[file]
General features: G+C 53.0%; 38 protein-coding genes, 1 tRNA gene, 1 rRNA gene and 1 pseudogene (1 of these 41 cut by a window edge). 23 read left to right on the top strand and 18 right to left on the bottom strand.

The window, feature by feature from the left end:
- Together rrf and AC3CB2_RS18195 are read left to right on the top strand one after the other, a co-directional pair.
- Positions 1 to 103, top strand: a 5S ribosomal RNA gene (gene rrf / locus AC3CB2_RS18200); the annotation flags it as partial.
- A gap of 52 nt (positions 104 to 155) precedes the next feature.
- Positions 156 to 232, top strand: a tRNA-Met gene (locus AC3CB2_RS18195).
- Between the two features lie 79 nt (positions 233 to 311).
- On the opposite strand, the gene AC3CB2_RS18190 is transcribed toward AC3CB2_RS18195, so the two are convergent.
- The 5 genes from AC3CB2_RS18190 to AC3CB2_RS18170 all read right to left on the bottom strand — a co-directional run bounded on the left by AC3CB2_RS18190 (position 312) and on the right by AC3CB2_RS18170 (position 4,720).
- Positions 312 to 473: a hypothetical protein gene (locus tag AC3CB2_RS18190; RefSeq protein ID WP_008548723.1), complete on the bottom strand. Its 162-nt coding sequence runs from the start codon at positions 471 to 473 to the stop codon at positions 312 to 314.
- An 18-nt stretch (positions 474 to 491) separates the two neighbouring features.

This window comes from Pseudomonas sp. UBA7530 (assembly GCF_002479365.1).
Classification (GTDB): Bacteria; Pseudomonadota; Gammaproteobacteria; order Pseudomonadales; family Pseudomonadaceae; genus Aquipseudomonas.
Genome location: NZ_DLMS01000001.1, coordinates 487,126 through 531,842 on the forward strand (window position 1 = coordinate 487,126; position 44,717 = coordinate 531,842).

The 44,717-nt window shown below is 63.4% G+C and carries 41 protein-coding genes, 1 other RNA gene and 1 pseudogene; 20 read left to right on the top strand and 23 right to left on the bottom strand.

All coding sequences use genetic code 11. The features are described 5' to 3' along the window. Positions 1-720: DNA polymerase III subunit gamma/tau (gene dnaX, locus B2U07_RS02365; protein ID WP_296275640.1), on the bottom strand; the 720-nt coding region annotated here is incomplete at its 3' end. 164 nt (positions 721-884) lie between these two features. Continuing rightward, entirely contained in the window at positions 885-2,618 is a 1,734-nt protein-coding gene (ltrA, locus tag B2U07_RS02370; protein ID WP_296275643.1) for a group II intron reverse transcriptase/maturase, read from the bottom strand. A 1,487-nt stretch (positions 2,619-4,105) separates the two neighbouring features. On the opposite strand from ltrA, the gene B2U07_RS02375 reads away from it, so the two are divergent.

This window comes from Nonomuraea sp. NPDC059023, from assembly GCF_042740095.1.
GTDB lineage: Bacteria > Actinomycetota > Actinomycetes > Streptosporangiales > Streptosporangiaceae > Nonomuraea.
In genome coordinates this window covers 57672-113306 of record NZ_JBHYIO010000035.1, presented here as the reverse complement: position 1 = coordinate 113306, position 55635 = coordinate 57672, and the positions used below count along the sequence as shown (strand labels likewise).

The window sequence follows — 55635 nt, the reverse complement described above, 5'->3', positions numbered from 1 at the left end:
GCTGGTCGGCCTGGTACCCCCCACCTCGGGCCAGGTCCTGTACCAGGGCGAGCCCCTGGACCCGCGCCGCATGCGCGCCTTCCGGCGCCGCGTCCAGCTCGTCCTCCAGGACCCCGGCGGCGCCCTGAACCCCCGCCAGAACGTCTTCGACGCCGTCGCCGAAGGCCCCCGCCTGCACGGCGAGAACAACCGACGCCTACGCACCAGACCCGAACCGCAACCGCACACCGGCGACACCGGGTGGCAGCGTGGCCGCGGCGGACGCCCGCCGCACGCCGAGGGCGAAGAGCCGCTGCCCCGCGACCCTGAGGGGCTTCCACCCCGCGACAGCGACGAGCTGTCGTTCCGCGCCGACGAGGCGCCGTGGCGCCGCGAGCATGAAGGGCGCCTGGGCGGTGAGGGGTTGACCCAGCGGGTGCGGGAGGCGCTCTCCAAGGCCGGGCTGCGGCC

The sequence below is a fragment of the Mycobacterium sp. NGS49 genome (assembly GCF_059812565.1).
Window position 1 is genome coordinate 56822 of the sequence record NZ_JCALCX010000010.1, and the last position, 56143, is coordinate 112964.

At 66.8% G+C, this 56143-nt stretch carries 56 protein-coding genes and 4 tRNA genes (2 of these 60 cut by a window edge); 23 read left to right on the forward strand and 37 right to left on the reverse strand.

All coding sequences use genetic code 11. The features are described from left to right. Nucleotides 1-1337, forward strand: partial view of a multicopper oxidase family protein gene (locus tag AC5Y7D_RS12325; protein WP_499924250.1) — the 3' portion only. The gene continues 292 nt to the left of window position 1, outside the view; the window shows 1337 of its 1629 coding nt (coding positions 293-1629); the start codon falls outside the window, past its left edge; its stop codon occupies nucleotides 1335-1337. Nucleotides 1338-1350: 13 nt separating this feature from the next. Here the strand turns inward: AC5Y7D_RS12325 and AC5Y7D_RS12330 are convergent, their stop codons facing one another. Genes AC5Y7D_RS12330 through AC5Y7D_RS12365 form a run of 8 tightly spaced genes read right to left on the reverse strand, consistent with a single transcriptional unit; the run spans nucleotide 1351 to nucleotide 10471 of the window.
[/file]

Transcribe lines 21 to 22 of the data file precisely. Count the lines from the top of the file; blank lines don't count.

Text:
GCTGGTCGGCCTGGTACCCCCCACCTCGGGCCAGGTCCTGTACCAGGGCGAGCCCCTGGACCCGCGCCGCATGCGCGCCTTCCGGCGCCGCGTCCAGCTCGTCCTCCAGGACCCCGGCGGCGCCCTGAACCCCCGCCAGAACGTCTTCGACGCCGTCGCCGAAGGCCCCCGCCTGCACGGCGAGAACAACCGACGCCTACGCACCAGACCCGAACCGCAACCGCACACCGGCGACACCGGGTGGCAGCGTGGCCGCGGCGGACGCCCGCCGCACGCCGAGGGCGAAGAGCCGCTGCCCCGCGACCCTGAGGGGCTTCCACCCCGCGACAGCGACGAGCTGTCGTTCCGCGCCGACGAGGCGCCGTGGCGCCGCGAGCATGAAGGGCGCCTGGGCGGTGAGGGGTTGACCCAGCGGGTGCGGGAGGCGCTCTCCAAGGCCGGGCTGCGGCC

The sequence below is a fragment of the Mycobacterium sp. NGS49 genome (assembly GCF_059812565.1).